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The Estacada Sampler: Fearless Brewing

Have a beer with a side of food

'We lead with beer. Food is just an accompaniment.'

When the words came out of the mouth of Fearless Brewing Company owner Bennett Johnson, everything clicked.

With nine years under their belt, Bennett and her husband Ken are as far from an identity crisis as restaurateurs could be. They understand that most people who come into their restaurant do so to enjoy some of the most unique beers in Portland. Fortunately, the food is pretty darn good too.

Everything began about a decade ago, when Bennett was concerned that her husband was working too many hours at his job in an automotive shop. As a way to take his mind off work, she bought him his first brewing kit.

'He's obsessive, so I should have known he would have obsessed over beer,' she joked, looking back.

Fortunately, he was good. Really good.

After getting the hang of it, Ken entered his first home-brewing competition at the Rose Festival Home Brewers contest. He entered three beers and came home with four medals, including one for best in show.

'So then he started entering national and international competitions, and he was winning all sorts of things,' Bennett said. 'Eventually he even won the masters championship of amateur brewing, which is the biggest medal there is for home brewers.

'That was a sign.'

The funny part is, that wasn't the only sign.

Widmer Brewing held a collaborator competition each year in which brewers submitted entries, and winners got to brew small batches of the beer at the Widmer brewery. Ken won twice.

'Widmer had our beer on location before we even existed,' Bennett joked.

With the signs beginning to add up, the couple decided to sell their stake in an automotive company and begin a new venture.

According to Bennett, who runs the restaurant and handles the accounting, the initial business plan envisioned a series of 'rural McMenamins.' Like most initial business plans, however, things changed quickly.

Very early on, the Johnsons realized that the restaurant side of their business was quickly taken over by the wholesale distribution of the beer.

With no plans for more restaurants now in the future, Fearless has its beer throughout Washington and Oregon with plans for expansion to the rest of the west coast in its near future.

In Portland, Fearless has beer on tap at Henry's Tavern, all Blitz locations, Laughing Planet and a few other bars downtown.

What makes Fearless so unique is that in a Portland beer scene that favors bitter beers such as IPAs, the Johnsons have thrived with a beer that isn't bitter at all.

'We went after the non-IPA segment,' Bennett said. 'Our Scottish ale isn't bitter because in Scotland they didn't have hops for their beer. Instead, it's roasty and malty with caramel undertones.

'It's for the people who don't like in-your-face beers.'

Then again, if you do enjoy IPAs, Fearless offers a number of beers other than the flagship Scottish ale. Those include Mjolnir Imperial (IPA), which will soon join the Scottish ale as the only Fearless beers offered in cans.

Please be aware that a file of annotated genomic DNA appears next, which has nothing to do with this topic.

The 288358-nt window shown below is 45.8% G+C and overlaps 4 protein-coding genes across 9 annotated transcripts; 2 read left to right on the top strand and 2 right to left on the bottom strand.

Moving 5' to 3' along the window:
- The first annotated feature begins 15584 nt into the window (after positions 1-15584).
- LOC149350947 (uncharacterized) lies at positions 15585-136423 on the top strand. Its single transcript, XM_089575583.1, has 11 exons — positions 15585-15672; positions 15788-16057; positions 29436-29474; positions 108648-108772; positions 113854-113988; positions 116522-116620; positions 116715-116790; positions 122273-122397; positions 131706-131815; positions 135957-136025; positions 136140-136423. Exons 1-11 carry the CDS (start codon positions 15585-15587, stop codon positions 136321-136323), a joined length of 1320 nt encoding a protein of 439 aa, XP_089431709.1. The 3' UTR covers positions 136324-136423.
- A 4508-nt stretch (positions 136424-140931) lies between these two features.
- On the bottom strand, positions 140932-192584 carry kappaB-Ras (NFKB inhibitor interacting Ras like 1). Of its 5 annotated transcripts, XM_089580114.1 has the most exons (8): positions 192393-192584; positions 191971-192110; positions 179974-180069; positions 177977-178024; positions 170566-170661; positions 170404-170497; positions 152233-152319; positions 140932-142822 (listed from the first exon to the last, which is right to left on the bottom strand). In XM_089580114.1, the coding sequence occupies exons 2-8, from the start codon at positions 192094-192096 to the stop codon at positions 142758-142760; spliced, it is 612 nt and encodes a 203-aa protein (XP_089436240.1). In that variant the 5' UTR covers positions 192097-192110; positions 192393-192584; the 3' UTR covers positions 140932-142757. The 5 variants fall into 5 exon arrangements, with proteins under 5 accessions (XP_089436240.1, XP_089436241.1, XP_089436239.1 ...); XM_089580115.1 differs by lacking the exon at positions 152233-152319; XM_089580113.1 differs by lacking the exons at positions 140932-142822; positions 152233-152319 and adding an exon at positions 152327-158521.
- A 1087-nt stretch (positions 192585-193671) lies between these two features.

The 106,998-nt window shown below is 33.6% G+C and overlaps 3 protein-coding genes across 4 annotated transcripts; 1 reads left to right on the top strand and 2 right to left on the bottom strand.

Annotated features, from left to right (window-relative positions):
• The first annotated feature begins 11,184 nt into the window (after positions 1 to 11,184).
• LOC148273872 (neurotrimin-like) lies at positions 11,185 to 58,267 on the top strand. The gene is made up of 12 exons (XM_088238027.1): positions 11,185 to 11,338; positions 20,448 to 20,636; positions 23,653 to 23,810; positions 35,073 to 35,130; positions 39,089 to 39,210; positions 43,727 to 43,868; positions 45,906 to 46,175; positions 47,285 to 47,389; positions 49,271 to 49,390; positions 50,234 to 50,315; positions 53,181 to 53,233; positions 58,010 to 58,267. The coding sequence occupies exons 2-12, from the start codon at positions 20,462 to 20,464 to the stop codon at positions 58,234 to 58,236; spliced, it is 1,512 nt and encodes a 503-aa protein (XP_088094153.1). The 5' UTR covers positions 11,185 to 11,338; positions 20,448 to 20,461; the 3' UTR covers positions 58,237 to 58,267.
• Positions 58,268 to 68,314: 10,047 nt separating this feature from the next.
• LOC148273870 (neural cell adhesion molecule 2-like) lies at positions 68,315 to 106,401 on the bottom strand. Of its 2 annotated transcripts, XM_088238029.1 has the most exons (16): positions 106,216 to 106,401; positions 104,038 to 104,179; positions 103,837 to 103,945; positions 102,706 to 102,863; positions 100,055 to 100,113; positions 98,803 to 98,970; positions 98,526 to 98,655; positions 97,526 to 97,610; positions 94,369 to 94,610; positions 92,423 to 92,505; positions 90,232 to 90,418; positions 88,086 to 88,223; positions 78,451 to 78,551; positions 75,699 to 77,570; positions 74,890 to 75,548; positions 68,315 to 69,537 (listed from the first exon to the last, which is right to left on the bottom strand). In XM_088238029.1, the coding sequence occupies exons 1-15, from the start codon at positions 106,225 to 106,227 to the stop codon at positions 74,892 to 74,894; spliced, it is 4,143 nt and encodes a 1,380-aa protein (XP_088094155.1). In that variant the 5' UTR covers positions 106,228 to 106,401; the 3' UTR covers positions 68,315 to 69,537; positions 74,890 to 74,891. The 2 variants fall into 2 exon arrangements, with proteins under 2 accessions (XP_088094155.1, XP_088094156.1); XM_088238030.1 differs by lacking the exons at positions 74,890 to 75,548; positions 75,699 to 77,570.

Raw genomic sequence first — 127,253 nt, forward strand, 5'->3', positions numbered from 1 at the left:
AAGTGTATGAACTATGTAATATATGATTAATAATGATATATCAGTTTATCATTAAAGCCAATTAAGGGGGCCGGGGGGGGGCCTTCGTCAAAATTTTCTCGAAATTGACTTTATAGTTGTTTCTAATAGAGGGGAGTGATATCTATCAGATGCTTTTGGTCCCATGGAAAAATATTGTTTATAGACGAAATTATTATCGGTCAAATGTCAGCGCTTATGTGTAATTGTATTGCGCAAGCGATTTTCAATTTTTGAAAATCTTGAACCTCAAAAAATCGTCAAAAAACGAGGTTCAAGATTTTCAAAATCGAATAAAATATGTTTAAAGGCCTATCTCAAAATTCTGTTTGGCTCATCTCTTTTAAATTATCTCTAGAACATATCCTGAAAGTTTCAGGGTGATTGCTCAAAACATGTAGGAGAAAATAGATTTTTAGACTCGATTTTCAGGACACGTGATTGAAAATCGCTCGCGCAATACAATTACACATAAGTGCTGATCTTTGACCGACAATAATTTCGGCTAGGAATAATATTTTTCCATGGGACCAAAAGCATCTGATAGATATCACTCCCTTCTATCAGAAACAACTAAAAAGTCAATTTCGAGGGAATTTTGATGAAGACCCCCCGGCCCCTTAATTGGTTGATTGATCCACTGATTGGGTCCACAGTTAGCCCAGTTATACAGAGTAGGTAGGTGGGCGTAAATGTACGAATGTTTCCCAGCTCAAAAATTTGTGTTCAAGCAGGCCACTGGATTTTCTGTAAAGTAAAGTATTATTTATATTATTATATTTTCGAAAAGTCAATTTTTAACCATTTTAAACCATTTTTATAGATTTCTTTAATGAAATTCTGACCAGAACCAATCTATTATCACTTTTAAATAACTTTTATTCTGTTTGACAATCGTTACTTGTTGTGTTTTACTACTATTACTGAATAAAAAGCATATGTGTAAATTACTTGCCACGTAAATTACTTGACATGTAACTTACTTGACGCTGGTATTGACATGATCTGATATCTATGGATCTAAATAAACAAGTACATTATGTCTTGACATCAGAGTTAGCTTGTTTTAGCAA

Whatever type of beer you're in the mood for, the restaurant offers a menu full of food that is the perfect accompaniment.

'When we opened, we made special note of things that we liked in brewpubs across the country,' Bennett said. 'We even found the burger that we thought was the best and replicated it with some slight modifications.'

While the menu features typical bar food such as burgers and sandwiches, Fearless also offers a variety of wraps as an alternative to fried dishes.

On my visit I got the recommendation to try one of the specials, the Philly cheese steak and a cup of Hungarian mushroom soup.

The soup, made by Bennett, was unlike any soup I had ever tasted before, but was absolutely delicious and worth going back for.

Next up was the sandwich. While the Philly cheese steak is an item offered almost anywhere, this sandwich was massive. Piled high with steak, Swiss cheese, peppers, onions and mushrooms, the sandwich was enjoyable and filling. And these people say the food is just an accompaniment.

If the food and drinks weren't appealing enough, Fearless has recently changed prices on drinks, including two beer options for just 75 cents. That wasn't a typo - 75 cents for a full pint of beer, fresh off the tap just feet from where it was brewed.

Currently, that price exists on Fearless' Clackamas Cream Ale and the porter, while other beers start at just $2.50 per glass.

While the restaurant has been around for nine years already, the Johnsons have big plans for the future. They're in the process of finding a space big enough to open another brewery since their current operation is already at capacity. The new space would be in addition to their space in Estacada with the goal of increasing production enough to attract a national following.

For now, though, Estacada is big enough. Fearless is open from 4-9 p.m. Monday, Wednesday and Thursday, noon-10 p.m. Friday and Saturday, and noon-9 p.m. Sunday. The restaurant is at 326 S. Broadway St.